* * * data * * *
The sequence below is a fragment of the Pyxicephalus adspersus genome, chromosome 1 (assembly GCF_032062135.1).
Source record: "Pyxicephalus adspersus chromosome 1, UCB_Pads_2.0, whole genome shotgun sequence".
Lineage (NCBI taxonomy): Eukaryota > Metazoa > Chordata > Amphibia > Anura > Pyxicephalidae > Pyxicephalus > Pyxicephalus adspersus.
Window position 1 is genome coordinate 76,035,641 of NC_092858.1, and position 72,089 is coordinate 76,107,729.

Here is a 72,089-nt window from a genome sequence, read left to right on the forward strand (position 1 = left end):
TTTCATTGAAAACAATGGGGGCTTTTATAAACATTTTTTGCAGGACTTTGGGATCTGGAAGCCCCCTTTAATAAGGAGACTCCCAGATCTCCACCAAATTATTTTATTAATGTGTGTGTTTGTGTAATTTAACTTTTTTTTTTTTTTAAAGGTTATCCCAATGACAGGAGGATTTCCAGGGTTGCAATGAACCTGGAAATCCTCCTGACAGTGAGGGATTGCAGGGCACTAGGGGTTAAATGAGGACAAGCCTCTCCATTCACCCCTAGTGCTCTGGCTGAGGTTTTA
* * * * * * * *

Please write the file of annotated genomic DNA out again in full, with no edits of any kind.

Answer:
The sequence below is a fragment of the Pyxicephalus adspersus genome, chromosome 1 (assembly GCF_032062135.1).
Source record: "Pyxicephalus adspersus chromosome 1, UCB_Pads_2.0, whole genome shotgun sequence".
Lineage (NCBI taxonomy): Eukaryota > Metazoa > Chordata > Amphibia > Anura > Pyxicephalidae > Pyxicephalus > Pyxicephalus adspersus.
Window position 1 is genome coordinate 76,035,641 of NC_092858.1, and position 72,089 is coordinate 76,107,729.

Here is a 72,089-nt window from a genome sequence, read left to right on the forward strand (position 1 = left end):
TTTCATTGAAAACAATGGGGGCTTTTATAAACATTTTTTGCAGGACTTTGGGATCTGGAAGCCCCCTTTAATAAGGAGACTCCCAGATCTCCACCAAATTATTTTATTAATGTGTGTGTTTGTGTAATTTAACTTTTTTTTTTTTTTAAAGGTTATCCCAATGACAGGAGGATTTCCAGGGTTGCAATGAACCTGGAAATCCTCCTGACAGTGAGGGATTGCAGGGCACTAGGGGTTAAATGAGGACAAGCCTCTCCATTCACCCCTAGTGCTCTGGCTGAGGTTTTA